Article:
Many of the earliest film experiments were later assigned to the horror genre. Horror nails the viewer to his seat, first by the temptation to look and then the relief that it was all fiction. No genre is so inherently parasitic as in the way it physically adheres to the viewer and inevitably makes him break into cold sweat. Not to mention the many parasites that powers the horror genre, from vampires to aliens to zombies. In this program, we look at how experimental filmmakers operate the horror genre, disassembling it to tinker again as if a new Frankenstein.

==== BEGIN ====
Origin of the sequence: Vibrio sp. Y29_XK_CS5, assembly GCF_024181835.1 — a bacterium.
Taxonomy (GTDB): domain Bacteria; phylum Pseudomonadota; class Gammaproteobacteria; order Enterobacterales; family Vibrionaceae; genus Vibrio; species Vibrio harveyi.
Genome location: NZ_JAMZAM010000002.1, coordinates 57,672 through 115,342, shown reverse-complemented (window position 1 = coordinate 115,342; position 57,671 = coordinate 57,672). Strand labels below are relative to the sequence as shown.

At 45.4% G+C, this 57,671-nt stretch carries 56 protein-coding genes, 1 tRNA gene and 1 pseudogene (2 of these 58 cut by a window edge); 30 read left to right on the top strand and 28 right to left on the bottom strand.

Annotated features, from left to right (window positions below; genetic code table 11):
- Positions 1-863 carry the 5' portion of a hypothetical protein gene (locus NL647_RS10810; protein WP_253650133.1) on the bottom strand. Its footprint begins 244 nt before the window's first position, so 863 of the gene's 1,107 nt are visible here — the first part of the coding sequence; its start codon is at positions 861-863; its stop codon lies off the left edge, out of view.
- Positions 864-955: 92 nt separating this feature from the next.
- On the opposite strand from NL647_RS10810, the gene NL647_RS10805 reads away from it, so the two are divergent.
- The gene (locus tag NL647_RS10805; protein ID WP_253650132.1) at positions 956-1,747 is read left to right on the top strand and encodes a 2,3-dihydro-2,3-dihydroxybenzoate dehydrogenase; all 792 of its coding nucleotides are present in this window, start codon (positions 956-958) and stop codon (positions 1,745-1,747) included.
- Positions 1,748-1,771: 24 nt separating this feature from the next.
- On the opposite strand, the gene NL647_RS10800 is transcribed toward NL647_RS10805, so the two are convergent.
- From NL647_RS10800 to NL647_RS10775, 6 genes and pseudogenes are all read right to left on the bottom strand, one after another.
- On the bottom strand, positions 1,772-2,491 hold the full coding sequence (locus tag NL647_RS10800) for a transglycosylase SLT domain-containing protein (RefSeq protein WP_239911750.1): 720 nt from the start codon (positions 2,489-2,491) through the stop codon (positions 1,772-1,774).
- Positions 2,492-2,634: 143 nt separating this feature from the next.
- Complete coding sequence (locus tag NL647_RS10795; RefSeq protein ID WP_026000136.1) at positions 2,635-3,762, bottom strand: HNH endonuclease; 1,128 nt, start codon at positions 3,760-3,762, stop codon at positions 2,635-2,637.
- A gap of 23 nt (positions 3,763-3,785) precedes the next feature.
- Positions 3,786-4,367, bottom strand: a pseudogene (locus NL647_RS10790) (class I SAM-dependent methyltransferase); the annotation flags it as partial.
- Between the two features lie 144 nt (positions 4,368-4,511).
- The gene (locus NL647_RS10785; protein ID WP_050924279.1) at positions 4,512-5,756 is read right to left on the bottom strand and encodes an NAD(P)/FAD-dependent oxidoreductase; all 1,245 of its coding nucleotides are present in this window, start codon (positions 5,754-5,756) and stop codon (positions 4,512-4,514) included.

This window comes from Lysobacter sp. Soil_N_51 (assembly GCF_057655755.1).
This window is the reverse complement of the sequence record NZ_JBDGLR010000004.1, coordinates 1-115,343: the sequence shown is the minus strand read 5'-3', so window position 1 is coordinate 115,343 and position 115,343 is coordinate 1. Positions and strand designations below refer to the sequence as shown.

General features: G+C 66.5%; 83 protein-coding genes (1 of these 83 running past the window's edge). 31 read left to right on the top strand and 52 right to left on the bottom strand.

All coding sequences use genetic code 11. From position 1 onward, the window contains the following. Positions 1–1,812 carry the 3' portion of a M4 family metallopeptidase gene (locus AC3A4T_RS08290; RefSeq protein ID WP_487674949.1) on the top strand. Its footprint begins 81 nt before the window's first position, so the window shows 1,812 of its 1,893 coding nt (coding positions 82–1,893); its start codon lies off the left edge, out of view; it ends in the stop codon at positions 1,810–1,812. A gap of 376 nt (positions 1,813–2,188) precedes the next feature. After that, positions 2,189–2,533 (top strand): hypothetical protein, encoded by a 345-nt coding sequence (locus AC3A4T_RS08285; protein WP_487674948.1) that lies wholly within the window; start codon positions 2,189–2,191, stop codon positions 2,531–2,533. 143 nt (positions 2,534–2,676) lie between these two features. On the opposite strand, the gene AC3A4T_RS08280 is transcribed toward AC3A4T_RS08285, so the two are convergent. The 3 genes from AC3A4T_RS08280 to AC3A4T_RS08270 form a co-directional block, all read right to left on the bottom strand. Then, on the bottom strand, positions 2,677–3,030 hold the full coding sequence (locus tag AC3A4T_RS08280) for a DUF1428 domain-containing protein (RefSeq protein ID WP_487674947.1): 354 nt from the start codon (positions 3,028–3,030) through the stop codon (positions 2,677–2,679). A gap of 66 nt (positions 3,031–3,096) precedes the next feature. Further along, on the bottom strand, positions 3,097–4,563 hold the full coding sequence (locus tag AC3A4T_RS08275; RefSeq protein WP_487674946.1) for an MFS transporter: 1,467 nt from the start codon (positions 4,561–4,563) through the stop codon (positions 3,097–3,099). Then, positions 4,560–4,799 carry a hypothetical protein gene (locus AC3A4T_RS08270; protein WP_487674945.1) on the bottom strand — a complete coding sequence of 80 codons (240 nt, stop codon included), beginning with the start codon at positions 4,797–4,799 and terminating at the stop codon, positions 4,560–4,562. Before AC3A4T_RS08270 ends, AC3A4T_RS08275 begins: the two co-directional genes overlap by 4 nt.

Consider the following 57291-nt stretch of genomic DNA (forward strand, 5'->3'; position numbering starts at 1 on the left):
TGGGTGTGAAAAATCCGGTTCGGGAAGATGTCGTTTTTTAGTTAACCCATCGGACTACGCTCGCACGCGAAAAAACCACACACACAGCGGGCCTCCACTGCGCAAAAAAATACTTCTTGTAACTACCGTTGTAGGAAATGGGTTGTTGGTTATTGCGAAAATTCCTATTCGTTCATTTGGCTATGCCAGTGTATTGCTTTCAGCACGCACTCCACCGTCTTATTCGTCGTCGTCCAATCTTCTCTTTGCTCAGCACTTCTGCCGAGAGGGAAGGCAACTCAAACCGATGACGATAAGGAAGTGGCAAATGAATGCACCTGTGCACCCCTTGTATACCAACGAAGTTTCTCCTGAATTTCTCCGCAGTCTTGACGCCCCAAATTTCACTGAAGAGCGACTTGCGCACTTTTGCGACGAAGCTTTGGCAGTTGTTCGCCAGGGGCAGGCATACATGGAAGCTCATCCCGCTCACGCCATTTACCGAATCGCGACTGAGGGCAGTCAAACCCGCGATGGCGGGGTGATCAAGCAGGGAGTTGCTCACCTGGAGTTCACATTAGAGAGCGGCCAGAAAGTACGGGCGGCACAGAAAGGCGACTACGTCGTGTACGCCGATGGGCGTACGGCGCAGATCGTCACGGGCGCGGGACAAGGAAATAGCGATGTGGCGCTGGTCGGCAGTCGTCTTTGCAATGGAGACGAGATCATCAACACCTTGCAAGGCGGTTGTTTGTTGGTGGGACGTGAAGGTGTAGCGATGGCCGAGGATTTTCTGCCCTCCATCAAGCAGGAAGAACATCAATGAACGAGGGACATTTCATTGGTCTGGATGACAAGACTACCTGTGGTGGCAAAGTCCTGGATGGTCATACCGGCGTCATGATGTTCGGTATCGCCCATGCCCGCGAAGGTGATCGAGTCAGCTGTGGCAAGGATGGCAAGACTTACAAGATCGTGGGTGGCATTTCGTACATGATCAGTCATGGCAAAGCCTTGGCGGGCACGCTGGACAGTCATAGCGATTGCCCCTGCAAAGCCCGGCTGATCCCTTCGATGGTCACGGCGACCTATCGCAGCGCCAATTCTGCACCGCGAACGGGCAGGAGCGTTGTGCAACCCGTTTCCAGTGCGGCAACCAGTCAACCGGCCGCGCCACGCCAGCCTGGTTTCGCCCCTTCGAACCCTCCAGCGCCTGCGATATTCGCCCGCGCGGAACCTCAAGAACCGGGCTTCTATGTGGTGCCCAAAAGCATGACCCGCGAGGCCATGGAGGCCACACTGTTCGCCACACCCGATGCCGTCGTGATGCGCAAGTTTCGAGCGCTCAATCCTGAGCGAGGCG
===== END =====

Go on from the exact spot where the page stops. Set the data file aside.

For example, the multimedia artist Joshua Gen Solondz brings the first Godzilla film with a new cover, while John Smith again uses humour to tell about the day he realized he was being chased by a big black tower. In addition, Peter Tscherkasskhy, Cordula Ditz and Nicolas Provost use different strategies to expose the tricks of the horror film throuh artistic recycling.
- It's not a Prison if you never try the Door (Joshua Gen Solondz, US, 2013, 7', colour, digital)
- Kiss Tomorrow Goodbye (Cordula Ditz, DE, 2016, 9', colour, digital)
- The Black Tower (John Smith, GB, 1985-1987, 23', b&w, 16mm)
- Long Live the New Flesh (Nicolas Provost, BE, 2009, 14', colour, 35mm)
- Outer Space (Peter Tscherkassky, AT, 1999, 10', b&w, 16mm)